Who is violent in today’s “post-Christian” world? We are well informed about violence perpetrated by the nominally Orthodox Christian Serbs against the “Turks” of Bosnia-Herzegovina and the ethnic Albanians of Kosovo. We hear very little, if anything, of the atrocities perpetrated by the “Turks” and ethnic Albanians against the Serbs, nor of the fact that the Muslims of Bosnia were the allies of the Nazis against the Serbs during World War II. Those “Turks” are ethnic Slavs who converted to Islam during the period of Turkish rule; the Albanian Muslims also came from a population, once Christian, which converted under the Turks and helped the Turks control their subject Christian majority. The Slavs have bitter memories of past Muslim terrors; when Polish children misbehaved, mothers used to warn them, “The Turks will get you,” reflecting centuries of Christian experience under the crescent moon. The fierce resentment that the Serbs feel at attempts to dismember what remains of their once substantial realm stems from that bitter history as well as from present-day antagonism.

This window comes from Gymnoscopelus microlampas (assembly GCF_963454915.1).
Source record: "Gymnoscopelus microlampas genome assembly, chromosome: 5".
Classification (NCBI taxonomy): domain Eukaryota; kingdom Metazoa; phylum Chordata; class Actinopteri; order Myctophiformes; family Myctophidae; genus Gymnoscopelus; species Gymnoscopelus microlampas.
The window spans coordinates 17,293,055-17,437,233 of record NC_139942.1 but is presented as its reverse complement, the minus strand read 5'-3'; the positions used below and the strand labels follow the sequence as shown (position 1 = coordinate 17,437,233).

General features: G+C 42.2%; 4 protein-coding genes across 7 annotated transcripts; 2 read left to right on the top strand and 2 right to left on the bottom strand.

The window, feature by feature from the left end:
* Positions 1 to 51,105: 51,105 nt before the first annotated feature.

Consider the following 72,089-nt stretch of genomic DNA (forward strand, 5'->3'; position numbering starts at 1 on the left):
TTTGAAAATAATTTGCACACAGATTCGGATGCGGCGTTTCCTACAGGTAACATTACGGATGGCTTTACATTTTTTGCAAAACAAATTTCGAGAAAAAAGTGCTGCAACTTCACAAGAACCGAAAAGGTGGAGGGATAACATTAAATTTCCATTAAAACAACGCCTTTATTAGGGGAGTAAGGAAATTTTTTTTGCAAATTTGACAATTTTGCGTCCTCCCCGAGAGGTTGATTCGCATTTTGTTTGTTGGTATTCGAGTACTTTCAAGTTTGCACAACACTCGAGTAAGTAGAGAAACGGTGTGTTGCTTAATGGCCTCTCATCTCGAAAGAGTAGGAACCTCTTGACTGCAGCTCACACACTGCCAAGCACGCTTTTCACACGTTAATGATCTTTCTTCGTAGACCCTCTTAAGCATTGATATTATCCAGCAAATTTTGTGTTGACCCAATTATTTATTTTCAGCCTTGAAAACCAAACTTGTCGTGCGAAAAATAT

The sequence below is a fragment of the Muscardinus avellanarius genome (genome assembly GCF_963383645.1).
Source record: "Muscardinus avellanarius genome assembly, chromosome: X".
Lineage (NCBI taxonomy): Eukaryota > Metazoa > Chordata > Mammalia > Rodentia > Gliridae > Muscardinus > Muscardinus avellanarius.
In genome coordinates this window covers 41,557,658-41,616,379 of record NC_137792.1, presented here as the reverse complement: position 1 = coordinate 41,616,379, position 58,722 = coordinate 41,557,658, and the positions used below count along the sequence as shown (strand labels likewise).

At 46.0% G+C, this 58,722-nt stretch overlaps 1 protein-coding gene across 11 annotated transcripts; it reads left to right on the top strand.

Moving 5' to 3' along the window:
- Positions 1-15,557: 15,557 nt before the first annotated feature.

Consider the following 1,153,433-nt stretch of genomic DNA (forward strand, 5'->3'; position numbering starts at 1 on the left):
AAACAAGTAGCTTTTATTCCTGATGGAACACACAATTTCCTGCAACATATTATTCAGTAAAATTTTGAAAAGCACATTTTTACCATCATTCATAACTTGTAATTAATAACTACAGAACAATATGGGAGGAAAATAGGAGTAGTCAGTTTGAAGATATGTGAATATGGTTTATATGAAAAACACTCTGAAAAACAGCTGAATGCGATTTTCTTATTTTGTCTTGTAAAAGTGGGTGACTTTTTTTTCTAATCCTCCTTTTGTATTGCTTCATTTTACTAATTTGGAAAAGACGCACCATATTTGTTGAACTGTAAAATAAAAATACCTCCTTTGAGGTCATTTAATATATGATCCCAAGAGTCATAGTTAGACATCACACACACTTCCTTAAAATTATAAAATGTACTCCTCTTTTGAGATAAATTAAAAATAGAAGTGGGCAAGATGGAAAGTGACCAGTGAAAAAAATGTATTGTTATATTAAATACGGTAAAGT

Do the Muslims of today, in their majority, repudiate violence the way Christians are taught to feel shame for the Crusades? The rapid expansion of Islam, unlike that of Christianity in its early centuries, came in the wake of Arab conquests, which wiped out the Persian Empire and destroyed Zoroastrianism before proceeding to the subjugation of much of West Asia, North Africa, and Spain. Syria and Egypt fell; the library of Alexandria, the greatest in the ancient world and one of the jewels of Christian culture, was wantonly destroyed by the invaders. It is self-evident that Islam, far more than any other religion, owed its expansion to military aggression.